The Taste of Pastes – Bruschette alla Umbra

If I had to describe this June in one word, it would probably be “changes”. Naturalmente as usual, it is the month of the season changing from spring to summer. This year it was also a month of several changes in my life, and – due to those – additionally the first month with no posts on Cucina Fintastica.

Leaving poor blog post stats aside, I am usually quite pro-change. Even if new phases and elements in life may bring some uncertainty, they also always include something new, positive and exciting!

Obviously there are also some things that remain solid in this world. Such as my love of Italian food and faith in Giorgione’s recipes. I think I may need to order some new Italian cook books to my kitchen library soon including Giorgione’s  latest (“Giorgioni – Le origini“) but in the meantime I’m sharing one more recipe from Giorgione’s fab “Orto e cucina“. There are in fact three different Umbrian style bruschette out of which I have successfully tried two: one with an aubergine topping and another one with green peppers. Both are delicious and superbly simple – and hence dishes for which my appreciation will certainly never change!

Umbrian Style Bruschette

White (country-style) bread of your choice

For the green pepper paste:

½ onion

2 green peppers

red chilli pepper

marjoram

parsley

butter

olive oil

For the aubergine paste:

1 aubergine

1 garlic clove

red chilli pepper

mint

marjoram

butter

olive oil

Heat some olive oil in a pan and add the chopped onion, a dash of red chilli, and a leaf of marjoram (or more if your fresh marjoram are a bit blander than in Giorgione’s region – such as here in Helsinki). Add the green peppers (sliced into small pieces) and some salt and fry lightly. Once cooked (the green peppers should be soft enough for blending), move them into a blender with a knob of butter and a bunch of parsley. Mix into a soft paste.

Heat some olive oil in a pan and quickly fry the aubergines (sliced into cubes) in it. Drain the aubergines. In another pan, heat some olive and gently fry the garlic clove, some red chilli, mint and marjoram. Add the aubergines. Move the mixture into a blender and mix into a soft paste with a knob of butter.

Cut the bread into nice slices and gently grill the slices. Top each slice with the paste of your choice.

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Flour Power – Pollo al Sugo di Carciofi e Profumo d’Arancia

Only after just writing the title of this post, did I realise what a complicated name this recipe has! It alone hinders any attempts for this dish to become such a worldwide hit as spaghetti alla carbonara or panna cotta although in terms of flavour and simplicity it would certainly deserve its share of recognition outside the Italian borders. Maybe I’d better have a word about this with the editor of Cucina Moderna (from which this recipe originates). Or maybe the name is in fact a clever strategy to keep this chicken dish an Italian national top secret? If it is, I am now sharing it with the rest of the world anyway, ha!

Errr, anyway, there were a few other slightly more relevant things to point out about this secondo… One of its key ingredients is artichoke. I am quite a fan of the vegetable although I have never really used it in my cooking before (an occasional pizza topping from a tin doesn’t really count in my book). This time my plan was to buy them fresh and learn how to chop them properly. However, after discovering that a couple of fresh artichokes in my supermarket cost nearly as much as a three-course meal in Italy (ok, I may be exaggerating slightly although Helsinki is expensive…), I bought some frozen and more reasonably priced Italian artichokes instead. They were certainly quite handy to use although on a negative side, the art of preparing fresh artichokes hence still remains a bit of a mystery for me.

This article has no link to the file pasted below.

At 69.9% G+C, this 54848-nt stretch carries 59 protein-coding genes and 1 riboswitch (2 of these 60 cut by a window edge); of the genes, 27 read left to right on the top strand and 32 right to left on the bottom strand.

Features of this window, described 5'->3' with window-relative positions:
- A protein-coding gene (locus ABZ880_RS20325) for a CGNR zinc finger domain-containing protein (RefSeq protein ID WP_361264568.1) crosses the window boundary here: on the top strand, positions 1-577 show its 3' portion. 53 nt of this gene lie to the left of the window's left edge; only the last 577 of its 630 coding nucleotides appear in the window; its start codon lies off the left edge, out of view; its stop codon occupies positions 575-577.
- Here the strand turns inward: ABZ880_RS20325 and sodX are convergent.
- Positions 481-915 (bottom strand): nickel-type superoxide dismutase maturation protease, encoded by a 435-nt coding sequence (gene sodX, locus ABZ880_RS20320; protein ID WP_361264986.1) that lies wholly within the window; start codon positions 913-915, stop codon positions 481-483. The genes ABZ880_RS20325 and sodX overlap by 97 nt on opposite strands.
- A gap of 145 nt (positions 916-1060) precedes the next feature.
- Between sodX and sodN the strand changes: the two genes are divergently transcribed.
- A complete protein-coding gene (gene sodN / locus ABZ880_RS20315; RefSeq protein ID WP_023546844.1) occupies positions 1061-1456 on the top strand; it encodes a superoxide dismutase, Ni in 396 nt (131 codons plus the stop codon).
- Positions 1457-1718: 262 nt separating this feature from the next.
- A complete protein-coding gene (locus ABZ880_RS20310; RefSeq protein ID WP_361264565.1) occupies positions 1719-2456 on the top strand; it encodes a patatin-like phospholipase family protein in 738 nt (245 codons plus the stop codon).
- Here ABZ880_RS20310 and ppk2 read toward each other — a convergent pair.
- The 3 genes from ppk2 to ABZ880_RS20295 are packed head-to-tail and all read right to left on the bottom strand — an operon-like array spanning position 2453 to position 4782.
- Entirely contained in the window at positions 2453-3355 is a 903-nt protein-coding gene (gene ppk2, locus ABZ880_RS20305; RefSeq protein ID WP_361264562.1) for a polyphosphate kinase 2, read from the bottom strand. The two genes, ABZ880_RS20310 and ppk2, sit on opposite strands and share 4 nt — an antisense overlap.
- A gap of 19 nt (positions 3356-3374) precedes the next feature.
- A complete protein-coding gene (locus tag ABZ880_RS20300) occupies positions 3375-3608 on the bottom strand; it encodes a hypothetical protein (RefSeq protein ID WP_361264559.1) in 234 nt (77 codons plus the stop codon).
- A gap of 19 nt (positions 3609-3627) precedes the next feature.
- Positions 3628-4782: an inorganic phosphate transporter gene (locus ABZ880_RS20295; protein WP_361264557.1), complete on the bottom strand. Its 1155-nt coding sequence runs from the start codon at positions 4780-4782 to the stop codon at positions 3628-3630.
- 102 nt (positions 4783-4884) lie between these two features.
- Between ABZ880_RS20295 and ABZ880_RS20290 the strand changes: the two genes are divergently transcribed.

What I did learn though, was the trick of using flour with your chicken. I have never been a very big fan of schnitzels, chicken nuggets and other fried food. However, in this case the amount of both flour and oil is quite moderate compared to those deep-fried calorie kings. Yet, the flour covering the chicken slices helps them gain more flavour by absorbing the beautiful aromas of artichokes, oranges and lemon. Thus, that is the secret power of flour!

Chicken with Artichoke and Orange Sauce

Serves 4

500 g sliced chicken breast

4 artichokes (fresh or frozen)

2 dl milk

40 g grated parmesan

2 slices of orange zest

1 sprig of mint

½ lemon

30 g flour

40 g butter

extravirgin olive oil

salt, pepper

Clean the artichokes (if you are using fresh ones) and chop them into slices and dip them in water with the lemon juice. Melt 20 g of the butter in a pan and add the artichokes. Cook gently for 5 minutes with the orange zest (if you are using frozen artichokes, you can add the lemon juice at this point). Season with salt and pepper, add the milk and continue cooking for about ten minutes (fresh artichokes)/ a few minutes (frozen artichokes) until the artichokes are very soft. Mix one of the artichokes, the sauce and the grated parmesan in a blender, and pour the sauce onto the remaining artichokes.

Cover the chicken slices with the flour (if the fillets of chicken breast are very thick, you can first beat them with a kitchen hammer to make them thinner and then slice and add the flour). Heat some olive oil (~1-2 table spoons) and the remaining butter in a pan and fry the chicken slices for about 5 minutes by stirring occasionally until cooked. Add the artichoke sauce, the mint and season with salt and pepper and let the dish gather flavour for an additional 2-3 minutes. Serve with e.g. mashed potatoes, rise or pasta of your choice.